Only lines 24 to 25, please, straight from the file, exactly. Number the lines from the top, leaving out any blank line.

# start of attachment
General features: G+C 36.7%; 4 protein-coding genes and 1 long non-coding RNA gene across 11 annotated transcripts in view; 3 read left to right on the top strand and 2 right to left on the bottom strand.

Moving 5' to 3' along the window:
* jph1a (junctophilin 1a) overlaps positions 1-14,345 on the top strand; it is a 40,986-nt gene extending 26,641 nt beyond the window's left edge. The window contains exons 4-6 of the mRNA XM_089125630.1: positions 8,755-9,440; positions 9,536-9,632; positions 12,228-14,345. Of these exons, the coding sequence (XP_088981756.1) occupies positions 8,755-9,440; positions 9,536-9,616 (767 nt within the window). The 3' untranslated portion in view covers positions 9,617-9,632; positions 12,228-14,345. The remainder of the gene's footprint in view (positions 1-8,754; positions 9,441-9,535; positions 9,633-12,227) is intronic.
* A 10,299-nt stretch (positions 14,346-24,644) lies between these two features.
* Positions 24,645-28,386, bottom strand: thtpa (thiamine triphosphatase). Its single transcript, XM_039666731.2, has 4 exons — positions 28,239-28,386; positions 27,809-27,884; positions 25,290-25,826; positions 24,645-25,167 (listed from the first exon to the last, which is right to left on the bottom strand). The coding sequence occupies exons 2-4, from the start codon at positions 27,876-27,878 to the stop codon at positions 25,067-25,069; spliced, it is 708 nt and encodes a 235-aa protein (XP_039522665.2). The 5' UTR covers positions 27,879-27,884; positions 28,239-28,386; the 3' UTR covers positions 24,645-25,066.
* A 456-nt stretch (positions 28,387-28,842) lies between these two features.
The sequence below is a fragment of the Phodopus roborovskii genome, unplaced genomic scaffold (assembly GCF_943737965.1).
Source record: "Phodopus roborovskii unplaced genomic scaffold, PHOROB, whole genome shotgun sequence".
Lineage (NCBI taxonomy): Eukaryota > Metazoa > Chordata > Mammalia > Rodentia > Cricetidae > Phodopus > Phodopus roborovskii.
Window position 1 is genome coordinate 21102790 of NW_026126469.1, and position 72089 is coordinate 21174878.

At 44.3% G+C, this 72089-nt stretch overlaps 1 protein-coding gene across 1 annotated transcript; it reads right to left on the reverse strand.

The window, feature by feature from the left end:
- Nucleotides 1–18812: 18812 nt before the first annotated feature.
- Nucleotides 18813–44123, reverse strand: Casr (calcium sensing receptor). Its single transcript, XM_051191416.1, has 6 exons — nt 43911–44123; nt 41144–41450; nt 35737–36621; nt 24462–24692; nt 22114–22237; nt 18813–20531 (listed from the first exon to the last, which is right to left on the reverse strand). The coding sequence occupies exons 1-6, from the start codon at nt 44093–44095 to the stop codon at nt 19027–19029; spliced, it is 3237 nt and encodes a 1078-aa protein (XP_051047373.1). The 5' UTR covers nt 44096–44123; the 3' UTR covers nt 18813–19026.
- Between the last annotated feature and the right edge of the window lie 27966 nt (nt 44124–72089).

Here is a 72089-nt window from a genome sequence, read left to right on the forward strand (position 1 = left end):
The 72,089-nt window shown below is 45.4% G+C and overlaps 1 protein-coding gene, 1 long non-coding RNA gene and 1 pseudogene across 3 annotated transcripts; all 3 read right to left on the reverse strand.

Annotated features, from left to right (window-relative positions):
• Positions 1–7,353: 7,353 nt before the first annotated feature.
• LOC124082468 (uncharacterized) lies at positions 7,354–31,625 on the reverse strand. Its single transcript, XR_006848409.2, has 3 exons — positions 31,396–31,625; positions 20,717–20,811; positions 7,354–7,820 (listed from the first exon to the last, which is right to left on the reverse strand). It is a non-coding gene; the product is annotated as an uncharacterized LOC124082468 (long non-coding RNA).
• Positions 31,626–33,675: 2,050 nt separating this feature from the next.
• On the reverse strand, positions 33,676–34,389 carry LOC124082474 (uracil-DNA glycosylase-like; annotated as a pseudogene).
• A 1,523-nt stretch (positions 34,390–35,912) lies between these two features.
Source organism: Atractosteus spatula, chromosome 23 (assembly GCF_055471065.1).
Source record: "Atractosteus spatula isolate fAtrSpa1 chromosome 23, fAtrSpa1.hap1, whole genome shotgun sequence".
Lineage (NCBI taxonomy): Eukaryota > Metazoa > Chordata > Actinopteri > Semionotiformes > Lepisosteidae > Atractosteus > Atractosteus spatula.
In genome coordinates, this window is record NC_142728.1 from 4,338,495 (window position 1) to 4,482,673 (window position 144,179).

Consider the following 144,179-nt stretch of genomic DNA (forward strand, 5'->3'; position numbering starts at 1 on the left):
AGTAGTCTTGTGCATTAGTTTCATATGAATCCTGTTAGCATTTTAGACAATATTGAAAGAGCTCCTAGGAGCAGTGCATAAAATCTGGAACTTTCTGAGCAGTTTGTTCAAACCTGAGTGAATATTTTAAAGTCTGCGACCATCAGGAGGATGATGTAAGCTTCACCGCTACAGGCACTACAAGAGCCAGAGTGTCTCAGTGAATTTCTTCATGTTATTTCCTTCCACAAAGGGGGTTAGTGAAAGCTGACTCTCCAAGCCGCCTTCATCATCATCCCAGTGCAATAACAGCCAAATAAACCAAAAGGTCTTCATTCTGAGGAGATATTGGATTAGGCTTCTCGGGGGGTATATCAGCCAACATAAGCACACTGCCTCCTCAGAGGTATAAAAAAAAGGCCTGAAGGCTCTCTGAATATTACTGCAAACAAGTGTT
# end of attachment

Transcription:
Source organism: Atractosteus spatula, chromosome 23 (assembly GCF_055471065.1).
Source record: "Atractosteus spatula isolate fAtrSpa1 chromosome 23, fAtrSpa1.hap1, whole genome shotgun sequence".